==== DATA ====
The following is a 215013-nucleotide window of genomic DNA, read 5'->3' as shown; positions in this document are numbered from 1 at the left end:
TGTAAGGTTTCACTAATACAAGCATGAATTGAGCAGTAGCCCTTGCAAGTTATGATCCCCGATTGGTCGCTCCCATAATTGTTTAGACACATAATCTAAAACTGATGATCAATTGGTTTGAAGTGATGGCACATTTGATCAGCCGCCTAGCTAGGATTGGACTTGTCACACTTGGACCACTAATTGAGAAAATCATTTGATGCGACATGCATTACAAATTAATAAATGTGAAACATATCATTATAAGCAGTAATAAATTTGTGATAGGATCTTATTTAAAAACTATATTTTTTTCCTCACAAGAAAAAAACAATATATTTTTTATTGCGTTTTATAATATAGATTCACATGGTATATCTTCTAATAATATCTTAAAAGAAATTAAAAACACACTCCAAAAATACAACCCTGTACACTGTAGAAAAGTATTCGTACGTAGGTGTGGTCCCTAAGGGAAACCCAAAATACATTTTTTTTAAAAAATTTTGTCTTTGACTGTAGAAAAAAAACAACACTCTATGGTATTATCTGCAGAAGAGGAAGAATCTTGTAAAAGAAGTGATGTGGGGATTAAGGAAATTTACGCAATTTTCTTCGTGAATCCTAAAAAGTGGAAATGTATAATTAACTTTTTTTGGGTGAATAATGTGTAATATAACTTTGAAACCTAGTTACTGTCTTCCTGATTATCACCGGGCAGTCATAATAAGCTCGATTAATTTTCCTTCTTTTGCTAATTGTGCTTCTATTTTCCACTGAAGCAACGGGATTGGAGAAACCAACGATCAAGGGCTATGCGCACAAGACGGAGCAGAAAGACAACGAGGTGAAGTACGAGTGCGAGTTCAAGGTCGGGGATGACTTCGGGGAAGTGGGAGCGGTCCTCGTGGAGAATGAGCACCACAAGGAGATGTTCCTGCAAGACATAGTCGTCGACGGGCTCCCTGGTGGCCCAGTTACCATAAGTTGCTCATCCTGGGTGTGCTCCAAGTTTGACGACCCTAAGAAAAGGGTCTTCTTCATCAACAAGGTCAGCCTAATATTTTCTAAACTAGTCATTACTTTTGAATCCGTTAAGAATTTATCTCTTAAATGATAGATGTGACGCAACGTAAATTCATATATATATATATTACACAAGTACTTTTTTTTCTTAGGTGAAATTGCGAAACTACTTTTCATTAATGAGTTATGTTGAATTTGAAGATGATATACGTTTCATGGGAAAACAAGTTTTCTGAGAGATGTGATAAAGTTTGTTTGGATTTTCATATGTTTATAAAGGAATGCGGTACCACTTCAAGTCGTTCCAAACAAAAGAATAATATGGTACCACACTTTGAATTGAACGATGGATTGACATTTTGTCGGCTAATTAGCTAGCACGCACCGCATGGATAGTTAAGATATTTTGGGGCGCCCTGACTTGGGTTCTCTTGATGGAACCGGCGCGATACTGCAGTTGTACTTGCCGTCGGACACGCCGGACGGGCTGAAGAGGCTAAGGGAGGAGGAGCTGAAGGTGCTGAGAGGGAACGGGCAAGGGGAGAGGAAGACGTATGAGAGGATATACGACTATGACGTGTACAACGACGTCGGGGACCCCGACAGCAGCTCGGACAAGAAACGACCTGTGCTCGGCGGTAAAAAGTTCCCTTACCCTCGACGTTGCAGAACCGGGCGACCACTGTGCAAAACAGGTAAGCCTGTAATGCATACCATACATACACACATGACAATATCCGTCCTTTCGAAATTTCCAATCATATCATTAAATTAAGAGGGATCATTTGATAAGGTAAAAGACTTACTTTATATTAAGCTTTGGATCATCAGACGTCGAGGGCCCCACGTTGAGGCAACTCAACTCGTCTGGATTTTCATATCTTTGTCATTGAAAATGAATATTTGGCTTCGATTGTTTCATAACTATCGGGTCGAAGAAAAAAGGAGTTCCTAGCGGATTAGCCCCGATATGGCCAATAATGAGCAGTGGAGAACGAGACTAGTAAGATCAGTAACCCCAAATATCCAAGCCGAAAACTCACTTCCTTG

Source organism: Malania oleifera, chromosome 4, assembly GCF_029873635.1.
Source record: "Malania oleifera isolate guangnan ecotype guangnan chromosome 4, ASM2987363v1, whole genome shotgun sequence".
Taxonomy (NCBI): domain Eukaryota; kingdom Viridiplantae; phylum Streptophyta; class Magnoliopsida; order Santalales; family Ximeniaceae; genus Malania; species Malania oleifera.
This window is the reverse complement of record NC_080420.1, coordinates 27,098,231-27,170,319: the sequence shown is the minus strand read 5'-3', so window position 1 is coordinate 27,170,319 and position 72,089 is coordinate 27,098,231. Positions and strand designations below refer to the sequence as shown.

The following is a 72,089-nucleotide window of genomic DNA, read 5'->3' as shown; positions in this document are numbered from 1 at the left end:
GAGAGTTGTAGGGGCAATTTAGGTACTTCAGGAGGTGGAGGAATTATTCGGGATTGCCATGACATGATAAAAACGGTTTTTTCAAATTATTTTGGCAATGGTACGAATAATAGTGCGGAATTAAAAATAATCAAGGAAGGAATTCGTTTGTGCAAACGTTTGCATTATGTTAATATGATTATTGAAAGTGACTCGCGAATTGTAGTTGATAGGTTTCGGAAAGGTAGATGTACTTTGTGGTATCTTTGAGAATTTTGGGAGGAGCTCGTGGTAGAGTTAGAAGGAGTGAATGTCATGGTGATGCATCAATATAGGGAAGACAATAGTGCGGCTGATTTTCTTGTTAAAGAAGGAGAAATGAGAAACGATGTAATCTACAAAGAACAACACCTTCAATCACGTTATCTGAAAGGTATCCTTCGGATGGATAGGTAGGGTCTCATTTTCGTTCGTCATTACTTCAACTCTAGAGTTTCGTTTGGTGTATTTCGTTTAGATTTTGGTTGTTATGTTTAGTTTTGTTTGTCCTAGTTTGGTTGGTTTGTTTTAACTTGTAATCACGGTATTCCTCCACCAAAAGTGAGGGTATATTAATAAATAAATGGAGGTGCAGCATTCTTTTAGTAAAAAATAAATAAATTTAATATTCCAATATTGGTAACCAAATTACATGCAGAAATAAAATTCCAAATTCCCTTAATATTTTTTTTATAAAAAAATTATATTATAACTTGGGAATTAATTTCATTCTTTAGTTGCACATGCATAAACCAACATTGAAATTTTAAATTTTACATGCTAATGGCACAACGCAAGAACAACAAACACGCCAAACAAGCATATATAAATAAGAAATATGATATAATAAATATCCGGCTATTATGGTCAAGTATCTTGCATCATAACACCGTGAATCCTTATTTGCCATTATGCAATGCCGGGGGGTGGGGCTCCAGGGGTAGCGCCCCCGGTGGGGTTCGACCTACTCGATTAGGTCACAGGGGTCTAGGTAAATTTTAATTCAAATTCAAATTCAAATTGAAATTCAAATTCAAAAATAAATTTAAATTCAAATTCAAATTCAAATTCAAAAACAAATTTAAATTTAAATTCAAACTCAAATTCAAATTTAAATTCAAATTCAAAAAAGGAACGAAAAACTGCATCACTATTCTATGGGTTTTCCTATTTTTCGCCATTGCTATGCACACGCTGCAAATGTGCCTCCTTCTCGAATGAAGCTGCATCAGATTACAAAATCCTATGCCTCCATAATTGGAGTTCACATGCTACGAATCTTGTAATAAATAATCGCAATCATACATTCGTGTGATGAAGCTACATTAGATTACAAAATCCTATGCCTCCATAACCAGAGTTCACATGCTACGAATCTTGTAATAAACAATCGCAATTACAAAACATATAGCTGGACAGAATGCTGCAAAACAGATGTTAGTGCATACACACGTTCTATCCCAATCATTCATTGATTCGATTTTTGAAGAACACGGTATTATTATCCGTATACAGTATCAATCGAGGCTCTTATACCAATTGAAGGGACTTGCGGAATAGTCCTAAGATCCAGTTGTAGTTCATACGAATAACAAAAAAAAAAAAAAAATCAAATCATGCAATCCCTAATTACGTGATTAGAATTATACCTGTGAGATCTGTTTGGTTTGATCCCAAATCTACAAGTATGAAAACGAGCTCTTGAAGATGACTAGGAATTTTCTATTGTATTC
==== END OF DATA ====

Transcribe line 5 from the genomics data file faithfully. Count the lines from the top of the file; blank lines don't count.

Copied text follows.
Taxonomy (NCBI): domain Eukaryota; kingdom Viridiplantae; phylum Streptophyta; class Magnoliopsida; order Santalales; family Ximeniaceae; genus Malania; species Malania oleifera.